Ohio Car Dealers Reflect on Odd Year

Car dealers are happy 2020 is nearing an end, but are thankful the year ended better than expected with the coronavirus pandemic raging.

“I can honestly tell you I have done quite well. I did better at one store than last year and about the same at the other,” said Greg Sweet, owner of Greg Sweet Chevrolet Buick in Conneaut and Greg Sweet Ford in North Kingsville.

The Greg Sweet Chevrolet Buick team
The Greg Sweet Chevrolet Buick team

Inventory was a major issue for car dealers across northeastern Ohio.

“We couldn’t get product. I had customers that waited 10 months,” Sweet said.

“We just made it up with used cars,” Sweet said.

Bill Panzarella, operations manager for Great Lakes Auto, said his three stores concentrated on the safety of employees and customers and adjusted to new business practices including online shopping and home delivery.

Great Lakes GMC Buick

He said the organization that operates Great Lakes GMC Buick in Ashtabula Township, Great Lakes Chrysler Dodge Jeep Ram in Kingsville Township, and Great Lakes Chevrolet in Jefferson were happy they didn’t have to lay off any employees.

“We did have to change our business practice [and] that will probably last forever,” Panzarella said. He said the dealership installed plexiglass wherever customers might be for more than 30 seconds.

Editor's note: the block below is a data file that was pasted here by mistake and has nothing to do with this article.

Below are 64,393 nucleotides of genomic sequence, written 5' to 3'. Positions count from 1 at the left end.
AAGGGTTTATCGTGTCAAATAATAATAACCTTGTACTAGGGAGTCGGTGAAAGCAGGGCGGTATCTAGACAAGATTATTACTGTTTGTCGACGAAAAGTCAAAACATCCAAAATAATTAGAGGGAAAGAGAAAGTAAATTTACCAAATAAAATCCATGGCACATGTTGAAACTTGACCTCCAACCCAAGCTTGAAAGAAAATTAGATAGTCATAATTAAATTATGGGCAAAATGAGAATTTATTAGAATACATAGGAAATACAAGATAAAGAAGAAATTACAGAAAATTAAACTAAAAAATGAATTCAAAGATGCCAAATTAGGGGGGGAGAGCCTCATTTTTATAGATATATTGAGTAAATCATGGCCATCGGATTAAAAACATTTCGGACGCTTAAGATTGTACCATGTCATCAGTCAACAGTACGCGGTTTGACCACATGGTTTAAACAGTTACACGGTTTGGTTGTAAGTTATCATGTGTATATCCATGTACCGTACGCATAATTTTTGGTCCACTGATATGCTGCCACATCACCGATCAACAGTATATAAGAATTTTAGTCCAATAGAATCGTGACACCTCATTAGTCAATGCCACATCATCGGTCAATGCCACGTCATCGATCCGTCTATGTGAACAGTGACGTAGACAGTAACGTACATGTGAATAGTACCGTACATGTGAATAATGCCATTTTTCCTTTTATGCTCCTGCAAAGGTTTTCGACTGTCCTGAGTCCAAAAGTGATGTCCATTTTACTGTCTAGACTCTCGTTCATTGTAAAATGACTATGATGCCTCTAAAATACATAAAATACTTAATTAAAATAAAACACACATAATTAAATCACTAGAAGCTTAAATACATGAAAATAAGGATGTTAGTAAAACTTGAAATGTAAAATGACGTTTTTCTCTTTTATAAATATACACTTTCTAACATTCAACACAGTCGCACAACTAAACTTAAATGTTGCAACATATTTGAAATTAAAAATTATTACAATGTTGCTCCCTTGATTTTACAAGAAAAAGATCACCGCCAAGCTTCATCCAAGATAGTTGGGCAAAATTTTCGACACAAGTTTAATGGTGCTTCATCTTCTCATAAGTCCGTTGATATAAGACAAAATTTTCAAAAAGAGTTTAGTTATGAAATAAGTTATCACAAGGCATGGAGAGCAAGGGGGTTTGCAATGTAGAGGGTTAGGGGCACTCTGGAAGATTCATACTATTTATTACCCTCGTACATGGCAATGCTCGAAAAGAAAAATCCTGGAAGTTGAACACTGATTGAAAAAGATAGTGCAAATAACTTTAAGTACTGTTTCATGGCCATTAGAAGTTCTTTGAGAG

“We don’t go on test drives with customers anymore. We just try to separate people,” he said.

Panzarella said the home delivery option has not picked up like dealerships close to major cities.

Panzarella said new and used car inventory became an issue that quickly drove used car values up.

“It’s [inventory] getting better, but it is just starting to get better,” he said.

Marybeth Nassief, the owner of Nassief Auto Group, said changing business practices were definitely a part of doing business in 2020.

The Nassief Auto Group team
The Nassief Auto Group team includes (from left) Marybeth, Ann and Todd Nassief.

“Overall, our staff adapted quickly to the safety guidelines and our customers feel safe coming in or allowing us to pick up their vehicles for service work,” Nassief said

Sweet said Ohio’s decision to designate car dealers as essential was a big help. He said customers came from New York, Pennsylvania and Michigan, whose dealerships were not deemed essential, this year.

Sweet said customers from all three states bought cars at his dealerships.

Jack Scott, of Midway Chevrolet in Orwell, said it was a challenging year, but reinforced the issue regarding the availability of vehicles.

“The biggest issue was getting inventory,” he said.

Car dealers also credited company rebates with keeping car sales rolling along.

“GM really stepped up our rebates,” Scott said.

Nassief said low-interest rates and low gas prices have continued to drive auto sales and cooperation with dealerships was helpful in continuing that trend. She said Nassief Toyota worked with other dealers by trading cars to keep up with demand during the worst stages of the pandemic.

Nassief said she sees continued strong sales in 2021 with the low-interest rates and gas prices continuing.

“[It] also appears driving will continue to be most people’s choice over flying for the near future,” she said.

Source: Car dealers reflect on odd year | Coronavirus | starbeacon.com